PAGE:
Thursday, December 6, 2012


There are many ways to heat and cool your house naturally, cheap/inexpensively, and easy, and earth tubes (I will call them "earthtubes" from now on) are one of the best ways I have used, ever, to accomplish this!

Most people work at a job to pay their expensive electric bill each month in order to alter the temperature in their homes, and others do their own labor directly such as cutting firewood for their wood stove during winter. Earthtubes are an excellent way to bring pre-warmed (tempered) air to fireplaces and woodstoves, so as to eliminate ice-cold drafts, which normally draw from around windows and doors to feed the fire.

However, earthtubes do an even better job of cooling your home in summer since they can, without any electricity whatsoever, bring the temperature inside the house down by 10 or even 20+ degrees, depending on the design of the home and how many earthtubes you have. If it is 99 degrees Fahrenheit outside, then it can be as cool as 79 degrees F inside. In my straw bale house I built in the 1990's in Nebraska, the inside temperature was closer to 70 degrees due to the R-50 insulation value in the walls from the bales.

How do they work, you might be wondering? They are basically 100-foot long PVC pipes with an entry and an exit that brings fresh air into the house. This works passively, so air rises out an open window in the house--this allows hot air out, and the vacuum effect draws cooler air in through the tubes. The tubes are buried far beneath the surface of the ground, so moisture from the air condenses out and exits the tube, leaving the dryer cooler air to enter the home. This process of convection and air exchange is what cools down the temperature inside each of the rooms.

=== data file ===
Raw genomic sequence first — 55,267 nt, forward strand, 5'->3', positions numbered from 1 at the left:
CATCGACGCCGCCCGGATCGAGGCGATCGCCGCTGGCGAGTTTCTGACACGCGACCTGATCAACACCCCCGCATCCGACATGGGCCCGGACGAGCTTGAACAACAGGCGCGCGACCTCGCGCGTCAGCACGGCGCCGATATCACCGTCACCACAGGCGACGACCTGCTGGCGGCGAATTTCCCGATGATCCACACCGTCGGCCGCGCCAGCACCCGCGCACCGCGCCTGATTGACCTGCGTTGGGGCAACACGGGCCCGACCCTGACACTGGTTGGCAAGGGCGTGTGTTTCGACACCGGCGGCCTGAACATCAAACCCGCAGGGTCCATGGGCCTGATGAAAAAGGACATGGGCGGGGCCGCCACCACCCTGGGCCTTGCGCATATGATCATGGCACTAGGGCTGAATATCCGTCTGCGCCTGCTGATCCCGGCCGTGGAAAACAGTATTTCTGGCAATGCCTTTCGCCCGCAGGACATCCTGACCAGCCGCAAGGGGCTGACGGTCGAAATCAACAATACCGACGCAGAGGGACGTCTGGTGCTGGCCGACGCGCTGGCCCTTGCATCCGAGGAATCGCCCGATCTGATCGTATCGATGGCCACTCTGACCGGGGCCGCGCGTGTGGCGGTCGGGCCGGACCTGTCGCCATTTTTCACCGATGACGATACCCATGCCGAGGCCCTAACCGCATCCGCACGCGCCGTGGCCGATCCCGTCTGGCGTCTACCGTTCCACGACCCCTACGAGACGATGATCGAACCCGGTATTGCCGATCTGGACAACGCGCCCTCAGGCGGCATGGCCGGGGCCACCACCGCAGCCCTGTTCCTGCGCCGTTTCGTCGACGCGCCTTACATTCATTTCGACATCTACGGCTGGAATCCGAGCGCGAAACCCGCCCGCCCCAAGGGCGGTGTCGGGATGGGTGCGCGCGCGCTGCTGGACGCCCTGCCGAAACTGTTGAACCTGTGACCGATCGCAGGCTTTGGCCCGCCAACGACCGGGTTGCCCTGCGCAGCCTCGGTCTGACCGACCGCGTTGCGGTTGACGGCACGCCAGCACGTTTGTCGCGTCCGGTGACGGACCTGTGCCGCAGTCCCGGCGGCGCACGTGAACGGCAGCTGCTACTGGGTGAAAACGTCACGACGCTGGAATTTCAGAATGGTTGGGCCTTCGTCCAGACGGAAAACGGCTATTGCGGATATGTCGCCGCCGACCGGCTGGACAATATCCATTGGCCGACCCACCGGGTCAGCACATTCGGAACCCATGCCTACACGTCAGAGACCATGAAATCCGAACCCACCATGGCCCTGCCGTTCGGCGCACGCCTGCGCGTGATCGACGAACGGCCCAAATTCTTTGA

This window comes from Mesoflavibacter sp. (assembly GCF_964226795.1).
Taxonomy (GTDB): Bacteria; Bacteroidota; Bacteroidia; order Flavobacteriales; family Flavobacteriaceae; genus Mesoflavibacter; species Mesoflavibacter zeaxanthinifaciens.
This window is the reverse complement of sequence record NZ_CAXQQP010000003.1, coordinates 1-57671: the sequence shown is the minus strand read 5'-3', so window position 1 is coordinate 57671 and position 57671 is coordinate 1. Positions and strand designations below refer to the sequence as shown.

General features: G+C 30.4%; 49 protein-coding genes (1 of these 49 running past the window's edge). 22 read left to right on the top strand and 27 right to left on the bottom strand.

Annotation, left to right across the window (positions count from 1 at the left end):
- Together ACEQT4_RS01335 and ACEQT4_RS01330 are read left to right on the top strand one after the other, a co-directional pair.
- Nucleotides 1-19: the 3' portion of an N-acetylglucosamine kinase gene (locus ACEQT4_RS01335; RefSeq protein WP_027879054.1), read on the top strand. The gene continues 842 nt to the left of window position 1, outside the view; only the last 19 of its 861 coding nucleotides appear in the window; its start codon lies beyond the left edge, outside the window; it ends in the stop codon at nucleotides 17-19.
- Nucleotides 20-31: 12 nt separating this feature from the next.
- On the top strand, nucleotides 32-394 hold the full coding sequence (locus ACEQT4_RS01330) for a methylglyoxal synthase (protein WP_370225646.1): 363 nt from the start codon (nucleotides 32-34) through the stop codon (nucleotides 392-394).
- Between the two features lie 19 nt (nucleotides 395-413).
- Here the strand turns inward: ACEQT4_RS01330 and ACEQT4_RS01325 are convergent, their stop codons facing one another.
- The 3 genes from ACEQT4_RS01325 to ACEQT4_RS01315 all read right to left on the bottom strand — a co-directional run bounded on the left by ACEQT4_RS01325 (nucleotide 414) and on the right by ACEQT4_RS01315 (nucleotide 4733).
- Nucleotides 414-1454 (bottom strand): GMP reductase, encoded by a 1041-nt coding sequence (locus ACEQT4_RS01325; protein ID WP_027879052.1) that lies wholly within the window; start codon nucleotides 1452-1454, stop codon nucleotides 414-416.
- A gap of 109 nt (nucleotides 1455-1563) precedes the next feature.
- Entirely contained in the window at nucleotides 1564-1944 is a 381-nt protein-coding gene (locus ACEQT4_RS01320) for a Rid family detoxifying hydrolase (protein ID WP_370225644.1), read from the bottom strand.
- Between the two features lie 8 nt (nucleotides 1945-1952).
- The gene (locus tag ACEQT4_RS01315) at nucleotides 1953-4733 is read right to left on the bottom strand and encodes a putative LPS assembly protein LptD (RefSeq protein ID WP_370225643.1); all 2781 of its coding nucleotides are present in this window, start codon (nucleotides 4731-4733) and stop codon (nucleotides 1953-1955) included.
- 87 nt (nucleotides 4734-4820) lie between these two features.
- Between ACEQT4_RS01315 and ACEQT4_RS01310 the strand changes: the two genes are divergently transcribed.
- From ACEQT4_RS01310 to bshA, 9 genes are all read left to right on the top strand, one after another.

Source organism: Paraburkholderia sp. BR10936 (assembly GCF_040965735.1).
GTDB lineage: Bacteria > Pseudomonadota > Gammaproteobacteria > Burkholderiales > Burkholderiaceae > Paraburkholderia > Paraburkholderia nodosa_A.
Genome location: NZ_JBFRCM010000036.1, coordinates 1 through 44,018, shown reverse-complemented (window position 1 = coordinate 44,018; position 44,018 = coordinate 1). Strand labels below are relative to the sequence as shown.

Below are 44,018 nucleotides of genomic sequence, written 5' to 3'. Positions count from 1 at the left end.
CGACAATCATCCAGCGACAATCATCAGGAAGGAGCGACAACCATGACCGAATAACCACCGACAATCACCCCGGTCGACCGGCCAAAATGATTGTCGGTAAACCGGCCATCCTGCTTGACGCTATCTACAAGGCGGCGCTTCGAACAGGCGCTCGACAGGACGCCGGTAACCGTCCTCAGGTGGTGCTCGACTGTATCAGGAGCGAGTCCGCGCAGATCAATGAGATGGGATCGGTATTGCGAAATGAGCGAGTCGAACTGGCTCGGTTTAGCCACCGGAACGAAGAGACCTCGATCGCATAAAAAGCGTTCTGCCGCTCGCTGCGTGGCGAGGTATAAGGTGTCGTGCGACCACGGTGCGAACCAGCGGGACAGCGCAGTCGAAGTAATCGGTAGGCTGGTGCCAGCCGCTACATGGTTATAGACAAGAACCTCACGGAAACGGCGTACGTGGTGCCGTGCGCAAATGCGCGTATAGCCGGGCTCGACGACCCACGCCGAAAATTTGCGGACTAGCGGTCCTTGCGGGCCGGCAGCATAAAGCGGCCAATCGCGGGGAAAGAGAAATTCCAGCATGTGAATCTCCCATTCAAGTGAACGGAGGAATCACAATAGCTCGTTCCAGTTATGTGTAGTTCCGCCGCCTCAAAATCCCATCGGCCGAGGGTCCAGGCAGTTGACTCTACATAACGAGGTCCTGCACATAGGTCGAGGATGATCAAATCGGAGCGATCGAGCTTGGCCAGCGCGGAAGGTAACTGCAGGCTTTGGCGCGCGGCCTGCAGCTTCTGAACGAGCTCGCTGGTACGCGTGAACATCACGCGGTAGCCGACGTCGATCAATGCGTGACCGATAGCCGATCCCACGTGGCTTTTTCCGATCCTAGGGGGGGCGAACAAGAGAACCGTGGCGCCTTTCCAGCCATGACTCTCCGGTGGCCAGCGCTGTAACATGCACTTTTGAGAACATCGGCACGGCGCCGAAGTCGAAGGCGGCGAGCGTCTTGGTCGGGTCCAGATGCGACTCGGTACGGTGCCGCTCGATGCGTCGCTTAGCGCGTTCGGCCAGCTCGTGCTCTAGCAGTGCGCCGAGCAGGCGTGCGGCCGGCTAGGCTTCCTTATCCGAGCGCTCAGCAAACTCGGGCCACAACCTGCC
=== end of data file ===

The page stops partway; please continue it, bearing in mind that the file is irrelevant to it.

Existing houses can be retrofitted to have earthtubes added on later, but most homes are built after the tubes are placed in the earth (much like plumbing is done) prior to construction. There are tricks and tips and full design instructions that I have in my book "Passive Solar Energy House Projects: A How-To Guide" (available here for $15).

I sold my straw bale house back in 1999 and the owners were already enthusiastic about the passive solar design (which is the best way to passively HEAT a house, besides to combine it with secondary choices: underground design, earth-sheltered construction, or a living roof... adding earthtubes for tempered air to feed a fuel-consuming heating apparatus/appliance/wood stove/fireplace is the tertiary choice for heating aids), but they were really SOLD on how well the earthtubes COOLED the house during the hot and humid mid-summer heat and have raved about it ever since!

Below are some links to my other blog pages for more information:
House Design Blunders:
Three Ways to Make a Fireplace More Efficient:
What is a Passive Solar House?:

Learn more, GET MY BOOK with complete instructions on constructing earthtubes and other solar home projects! (including solar/wind power, build a solar water distiller, make a solar oven, build a tornado and hurricane resistant house, and passive solar home design):

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